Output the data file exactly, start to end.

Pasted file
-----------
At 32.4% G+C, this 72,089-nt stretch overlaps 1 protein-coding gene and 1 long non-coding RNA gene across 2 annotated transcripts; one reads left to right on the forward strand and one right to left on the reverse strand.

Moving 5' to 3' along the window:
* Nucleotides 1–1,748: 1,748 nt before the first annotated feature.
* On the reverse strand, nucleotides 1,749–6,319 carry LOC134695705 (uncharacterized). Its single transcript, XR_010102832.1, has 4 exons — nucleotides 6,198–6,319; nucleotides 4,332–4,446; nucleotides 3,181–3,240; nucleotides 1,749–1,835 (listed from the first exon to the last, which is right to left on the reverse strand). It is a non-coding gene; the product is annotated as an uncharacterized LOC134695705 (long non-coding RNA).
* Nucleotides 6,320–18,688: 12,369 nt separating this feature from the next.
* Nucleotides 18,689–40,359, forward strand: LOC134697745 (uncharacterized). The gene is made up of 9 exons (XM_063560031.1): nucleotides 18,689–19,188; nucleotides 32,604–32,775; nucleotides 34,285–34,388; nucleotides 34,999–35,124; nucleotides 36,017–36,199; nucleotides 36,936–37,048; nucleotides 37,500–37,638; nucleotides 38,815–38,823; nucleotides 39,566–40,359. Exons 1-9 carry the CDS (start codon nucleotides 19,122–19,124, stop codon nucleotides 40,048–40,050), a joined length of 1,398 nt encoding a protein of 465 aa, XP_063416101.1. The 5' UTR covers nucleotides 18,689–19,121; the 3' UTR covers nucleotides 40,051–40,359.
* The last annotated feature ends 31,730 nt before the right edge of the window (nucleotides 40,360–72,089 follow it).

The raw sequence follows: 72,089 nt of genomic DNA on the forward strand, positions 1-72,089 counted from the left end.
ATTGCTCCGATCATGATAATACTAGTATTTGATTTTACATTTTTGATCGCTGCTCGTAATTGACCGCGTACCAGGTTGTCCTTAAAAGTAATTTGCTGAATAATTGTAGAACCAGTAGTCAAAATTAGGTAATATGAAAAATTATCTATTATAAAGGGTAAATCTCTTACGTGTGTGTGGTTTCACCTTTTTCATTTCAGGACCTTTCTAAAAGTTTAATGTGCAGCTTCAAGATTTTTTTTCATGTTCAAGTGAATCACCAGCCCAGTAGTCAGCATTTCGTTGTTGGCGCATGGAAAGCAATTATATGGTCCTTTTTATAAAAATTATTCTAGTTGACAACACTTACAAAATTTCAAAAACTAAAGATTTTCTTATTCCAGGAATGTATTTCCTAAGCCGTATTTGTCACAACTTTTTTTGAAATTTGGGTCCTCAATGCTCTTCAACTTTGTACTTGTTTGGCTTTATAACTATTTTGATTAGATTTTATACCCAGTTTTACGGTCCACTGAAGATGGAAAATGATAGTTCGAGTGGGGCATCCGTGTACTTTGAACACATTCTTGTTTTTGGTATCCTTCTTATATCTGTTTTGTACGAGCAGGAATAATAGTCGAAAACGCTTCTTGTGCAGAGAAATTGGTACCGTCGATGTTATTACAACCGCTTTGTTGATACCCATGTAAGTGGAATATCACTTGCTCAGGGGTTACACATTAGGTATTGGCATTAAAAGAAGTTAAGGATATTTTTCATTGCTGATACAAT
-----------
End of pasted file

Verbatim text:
At 32.4% G+C, this 72,089-nt stretch overlaps 1 protein-coding gene and 1 long non-coding RNA gene across 2 annotated transcripts; one reads left to right on the forward strand and one right to left on the reverse strand.

Moving 5' to 3' along the window:
* Nucleotides 1–1,748: 1,748 nt before the first annotated feature.
* On the reverse strand, nucleotides 1,749–6,319 carry LOC134695705 (uncharacterized). Its single transcript, XR_010102832.1, has 4 exons — nucleotides 6,198–6,319; nucleotides 4,332–4,446; nucleotides 3,181–3,240; nucleotides 1,749–1,835 (listed from the first exon to the last, which is right to left on the reverse strand). It is a non-coding gene; the product is annotated as an uncharacterized LOC134695705 (long non-coding RNA).
* Nucleotides 6,320–18,688: 12,369 nt separating this feature from the next.
* Nucleotides 18,689–40,359, forward strand: LOC134697745 (uncharacterized). The gene is made up of 9 exons (XM_063560031.1): nucleotides 18,689–19,188; nucleotides 32,604–32,775; nucleotides 34,285–34,388; nucleotides 34,999–35,124; nucleotides 36,017–36,199; nucleotides 36,936–37,048; nucleotides 37,500–37,638; nucleotides 38,815–38,823; nucleotides 39,566–40,359. Exons 1-9 carry the CDS (start codon nucleotides 19,122–19,124, stop codon nucleotides 40,048–40,050), a joined length of 1,398 nt encoding a protein of 465 aa, XP_063416101.1. The 5' UTR covers nucleotides 18,689–19,121; the 3' UTR covers nucleotides 40,051–40,359.
* The last annotated feature ends 31,730 nt before the right edge of the window (nucleotides 40,360–72,089 follow it).

The raw sequence follows: 72,089 nt of genomic DNA on the forward strand, positions 1-72,089 counted from the left end.
ATTGCTCCGATCATGATAATACTAGTATTTGATTTTACATTTTTGATCGCTGCTCGTAATTGACCGCGTACCAGGTTGTCCTTAAAAGTAATTTGCTGAATAATTGTAGAACCAGTAGTCAAAATTAGGTAATATGAAAAATTATCTATTATAAAGGGTAAATCTCTTACGTGTGTGTGGTTTCACCTTTTTCATTTCAGGACCTTTCTAAAAGTTTAATGTGCAGCTTCAAGATTTTTTTTCATGTTCAAGTGAATCACCAGCCCAGTAGTCAGCATTTCGTTGTTGGCGCATGGAAAGCAATTATATGGTCCTTTTTATAAAAATTATTCTAGTTGACAACACTTACAAAATTTCAAAAACTAAAGATTTTCTTATTCCAGGAATGTATTTCCTAAGCCGTATTTGTCACAACTTTTTTTGAAATTTGGGTCCTCAATGCTCTTCAACTTTGTACTTGTTTGGCTTTATAACTATTTTGATTAGATTTTATACCCAGTTTTACGGTCCACTGAAGATGGAAAATGATAGTTCGAGTGGGGCATCCGTGTACTTTGAACACATTCTTGTTTTTGGTATCCTTCTTATATCTGTTTTGTACGAGCAGGAATAATAGTCGAAAACGCTTCTTGTGCAGAGAAATTGGTACCGTCGATGTTATTACAACCGCTTTGTTGATACCCATGTAAGTGGAATATCACTTGCTCAGGGGTTACACATTAGGTATTGGCATTAAAAGAAGTTAAGGATATTTTTCATTGCTGATACAAT